B: So, brother, I read your article.
R: My article? What do you mean (fearfully)
B: Your theory on extraordinary men? I have to say I thought it a waste of time in many respects. There are no extraordinary men, only slightly less ordinary ones, and why must the ordinary respect the law? It is as man made as this table, and just like the table if it is broken it should be thrown out in place of something new. You spend too much time grappling with morals when there is work to be done. One cannot change the world with words alone.
R: Oh… that article. I didn’t know it had been published. How did you know it was me? (takes a big sip)
B: It’s all the rage in our circles. You’ve caused quite a stir, if you look for it in the right places. Everybody knows it was you, it’s clear as day.
R: W-Wonderful (eyes darting sideways).
B: You could say it makes sense, which it surely does, but in my view its unnecessary work and unforgivable tangling with philosophy (grimaces). We don’t need moral justification like that; to which authority are you justifying yourself?
R: (stares in silence for a moment) To myself, to what is right?
B: Right? (laughs) My friend, there is no such thing as ‘right’. What works is what is right. Whether Napoleon was right on the Eighteenth Brumaire is of no more importance than whether a serf would be right to march on Moscow this evening. If they go to replace what needs replacing, they should do so with their consciences clear.
R: Surely you must set your morals by some standard? Napoleon could be justified by his greatness and his vision, but your serf has neither.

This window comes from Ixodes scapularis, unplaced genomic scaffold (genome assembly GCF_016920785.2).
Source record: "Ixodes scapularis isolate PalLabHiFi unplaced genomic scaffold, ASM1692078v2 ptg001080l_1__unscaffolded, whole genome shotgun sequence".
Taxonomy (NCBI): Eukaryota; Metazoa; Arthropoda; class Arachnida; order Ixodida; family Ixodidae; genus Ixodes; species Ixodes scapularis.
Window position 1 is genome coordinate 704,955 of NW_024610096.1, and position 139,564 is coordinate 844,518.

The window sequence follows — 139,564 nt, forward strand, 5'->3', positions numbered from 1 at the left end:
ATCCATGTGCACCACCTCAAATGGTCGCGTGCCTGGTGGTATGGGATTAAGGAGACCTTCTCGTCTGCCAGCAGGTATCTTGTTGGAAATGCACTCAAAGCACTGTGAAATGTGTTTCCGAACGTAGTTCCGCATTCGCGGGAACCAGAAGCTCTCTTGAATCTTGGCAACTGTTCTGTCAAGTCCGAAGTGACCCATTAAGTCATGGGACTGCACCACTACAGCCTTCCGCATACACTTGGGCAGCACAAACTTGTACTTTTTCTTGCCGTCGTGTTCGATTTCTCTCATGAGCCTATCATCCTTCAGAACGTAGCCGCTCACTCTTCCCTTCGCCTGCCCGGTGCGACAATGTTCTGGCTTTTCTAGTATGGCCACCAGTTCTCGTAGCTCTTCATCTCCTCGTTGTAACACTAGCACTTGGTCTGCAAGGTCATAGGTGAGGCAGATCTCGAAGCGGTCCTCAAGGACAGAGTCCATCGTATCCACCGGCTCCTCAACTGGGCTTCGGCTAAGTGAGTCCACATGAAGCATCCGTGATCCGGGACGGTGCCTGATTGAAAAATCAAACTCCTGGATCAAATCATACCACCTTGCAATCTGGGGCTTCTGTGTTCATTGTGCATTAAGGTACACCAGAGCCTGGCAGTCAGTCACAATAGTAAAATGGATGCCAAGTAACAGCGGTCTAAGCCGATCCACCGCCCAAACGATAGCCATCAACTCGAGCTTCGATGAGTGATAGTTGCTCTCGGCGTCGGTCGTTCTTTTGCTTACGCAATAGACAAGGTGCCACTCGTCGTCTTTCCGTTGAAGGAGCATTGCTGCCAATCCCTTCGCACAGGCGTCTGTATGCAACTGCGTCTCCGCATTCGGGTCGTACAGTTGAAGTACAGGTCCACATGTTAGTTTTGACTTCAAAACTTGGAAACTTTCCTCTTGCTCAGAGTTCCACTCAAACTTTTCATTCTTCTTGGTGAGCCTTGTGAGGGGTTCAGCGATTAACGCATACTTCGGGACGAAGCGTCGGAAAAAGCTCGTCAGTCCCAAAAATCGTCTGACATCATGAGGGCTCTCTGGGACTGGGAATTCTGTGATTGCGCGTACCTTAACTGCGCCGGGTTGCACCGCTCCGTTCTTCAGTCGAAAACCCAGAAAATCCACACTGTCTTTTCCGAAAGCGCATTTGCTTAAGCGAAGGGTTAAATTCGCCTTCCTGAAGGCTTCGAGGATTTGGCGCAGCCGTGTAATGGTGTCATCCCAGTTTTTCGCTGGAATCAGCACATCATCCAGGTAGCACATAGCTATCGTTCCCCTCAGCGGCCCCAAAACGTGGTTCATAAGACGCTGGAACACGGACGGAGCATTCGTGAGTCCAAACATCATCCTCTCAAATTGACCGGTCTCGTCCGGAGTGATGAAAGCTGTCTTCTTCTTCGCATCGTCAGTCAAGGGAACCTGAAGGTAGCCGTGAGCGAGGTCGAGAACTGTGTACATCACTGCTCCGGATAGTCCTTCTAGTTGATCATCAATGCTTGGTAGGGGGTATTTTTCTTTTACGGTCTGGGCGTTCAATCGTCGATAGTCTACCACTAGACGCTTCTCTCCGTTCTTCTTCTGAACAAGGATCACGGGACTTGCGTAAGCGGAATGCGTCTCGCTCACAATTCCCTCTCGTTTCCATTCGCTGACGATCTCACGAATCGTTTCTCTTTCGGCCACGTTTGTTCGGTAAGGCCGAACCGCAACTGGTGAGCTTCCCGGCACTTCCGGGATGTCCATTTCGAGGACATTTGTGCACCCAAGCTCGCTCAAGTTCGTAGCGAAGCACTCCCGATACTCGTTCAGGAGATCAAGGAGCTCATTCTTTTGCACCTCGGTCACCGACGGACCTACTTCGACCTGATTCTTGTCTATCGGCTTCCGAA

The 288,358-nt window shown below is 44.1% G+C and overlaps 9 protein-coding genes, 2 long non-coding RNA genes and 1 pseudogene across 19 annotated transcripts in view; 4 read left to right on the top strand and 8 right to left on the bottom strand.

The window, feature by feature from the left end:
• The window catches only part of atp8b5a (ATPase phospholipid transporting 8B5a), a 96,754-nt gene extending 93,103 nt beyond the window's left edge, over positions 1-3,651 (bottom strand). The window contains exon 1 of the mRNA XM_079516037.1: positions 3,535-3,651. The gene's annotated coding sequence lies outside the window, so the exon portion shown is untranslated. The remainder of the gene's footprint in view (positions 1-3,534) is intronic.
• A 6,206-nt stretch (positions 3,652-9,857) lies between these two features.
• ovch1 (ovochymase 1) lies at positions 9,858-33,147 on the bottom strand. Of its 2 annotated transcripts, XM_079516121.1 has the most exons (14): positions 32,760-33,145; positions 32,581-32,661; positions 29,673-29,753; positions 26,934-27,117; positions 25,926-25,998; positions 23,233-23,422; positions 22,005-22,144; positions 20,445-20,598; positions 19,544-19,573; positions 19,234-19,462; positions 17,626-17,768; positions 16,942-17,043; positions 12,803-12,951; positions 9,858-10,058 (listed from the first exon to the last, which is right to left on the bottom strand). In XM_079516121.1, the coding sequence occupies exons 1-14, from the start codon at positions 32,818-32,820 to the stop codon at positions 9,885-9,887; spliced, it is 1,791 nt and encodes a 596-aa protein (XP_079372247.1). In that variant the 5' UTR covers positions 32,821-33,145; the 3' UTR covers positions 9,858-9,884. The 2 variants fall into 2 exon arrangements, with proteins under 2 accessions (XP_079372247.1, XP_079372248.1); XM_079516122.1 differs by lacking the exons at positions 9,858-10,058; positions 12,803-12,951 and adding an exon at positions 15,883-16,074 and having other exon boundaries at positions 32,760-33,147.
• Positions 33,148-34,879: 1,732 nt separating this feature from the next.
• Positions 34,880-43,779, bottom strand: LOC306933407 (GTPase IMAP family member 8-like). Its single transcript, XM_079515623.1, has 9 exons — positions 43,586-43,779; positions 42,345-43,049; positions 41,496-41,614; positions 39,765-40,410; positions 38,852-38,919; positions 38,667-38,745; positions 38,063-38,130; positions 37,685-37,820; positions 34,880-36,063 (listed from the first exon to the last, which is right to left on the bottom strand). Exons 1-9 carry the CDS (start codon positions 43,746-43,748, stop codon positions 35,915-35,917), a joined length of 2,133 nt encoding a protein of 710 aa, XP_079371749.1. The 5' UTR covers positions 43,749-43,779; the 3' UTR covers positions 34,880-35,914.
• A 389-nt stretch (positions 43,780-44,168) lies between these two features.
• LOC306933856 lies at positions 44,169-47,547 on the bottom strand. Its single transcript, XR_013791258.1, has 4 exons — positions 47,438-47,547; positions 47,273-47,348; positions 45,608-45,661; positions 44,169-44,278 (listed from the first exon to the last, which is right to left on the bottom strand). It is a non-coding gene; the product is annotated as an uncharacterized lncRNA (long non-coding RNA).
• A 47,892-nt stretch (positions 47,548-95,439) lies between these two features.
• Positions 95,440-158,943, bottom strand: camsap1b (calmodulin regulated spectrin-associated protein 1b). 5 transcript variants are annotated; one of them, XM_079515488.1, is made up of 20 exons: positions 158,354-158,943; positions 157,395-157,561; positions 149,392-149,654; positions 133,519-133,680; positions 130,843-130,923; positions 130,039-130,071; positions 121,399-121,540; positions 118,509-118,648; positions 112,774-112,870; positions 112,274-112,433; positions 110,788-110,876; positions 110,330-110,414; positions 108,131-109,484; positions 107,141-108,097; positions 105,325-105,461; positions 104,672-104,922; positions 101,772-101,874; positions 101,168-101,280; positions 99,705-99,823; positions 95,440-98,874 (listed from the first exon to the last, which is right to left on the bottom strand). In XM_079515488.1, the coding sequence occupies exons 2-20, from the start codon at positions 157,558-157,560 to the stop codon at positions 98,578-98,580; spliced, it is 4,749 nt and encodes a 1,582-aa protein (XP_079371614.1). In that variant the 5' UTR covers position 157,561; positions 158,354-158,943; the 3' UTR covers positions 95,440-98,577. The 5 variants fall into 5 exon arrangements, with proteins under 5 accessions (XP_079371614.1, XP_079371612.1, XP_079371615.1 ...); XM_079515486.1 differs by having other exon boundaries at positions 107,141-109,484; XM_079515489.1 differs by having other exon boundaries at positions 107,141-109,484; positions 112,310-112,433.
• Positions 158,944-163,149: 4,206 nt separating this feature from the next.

B: Brother, that is irrelevant. It infuriates me how close you are, yet you hang on to these outdated moral authorities. We land in the same place, but your route to get there is all wrong. Napoleon is justified by the failures of France, not by the strength of his mind.
R: How can you deny the existence of great men?
B: I am a scientist, Raskolnikov. I have examined countless creatures. Perhaps I dissected an ‘extraordinary’ frog once, but unfortunately you cannot tell from the inside. We are what we are made up of, and we are all made of the same flesh.
R: (sees a police officer through the window and shrinks somewhat into his chair. Finishes the last of his drink) Evgeny, we agree on a great deal but this I cannot accept. Spend some time in my area of the city and you will come to know the difference between people. Some are Napoleons, or Pushkin’s (Bazarov laughs), or Bazarovs, but where I live, they are in short supply. Mean and vicious moneylenders, squalid alcoholics and simple, selfless sinners live in their place.
B: Truly, I hear it can be brutal there, just like that murder the other day. But if you examine the open skull of that pawnbroker and put it side by side with Napoleon’s, the only difference would be in age.
R: (coughs, looks at his watch, goes pale) Perhaps… Evgeny I have to leave, I-I have an appointment. Give my regards to that friend of yours (stands up hurriedly)… what’s his name? Artur? No… (absentmindedly as he leaves) Artiom? (hurries off)
B: Arkady… (laughs to himself, shrugs and drinks his ale)
Jack Preston is a second year Political Science Major from the UK, minoring in Russian Culture.
Anna A. Berman is an Associate Professor in the Department of Languages, Literatures, and Cultures at McGill University (Montreal, Canada). Her book Siblings in Tolstoy and Dostoevsky: A Path to Universal Brotherhood was published by Northwestern University Press in 2015 (You can read our book interview with her here). She is a founding member of the North American Dostoevsky Society Readers Advisory Board.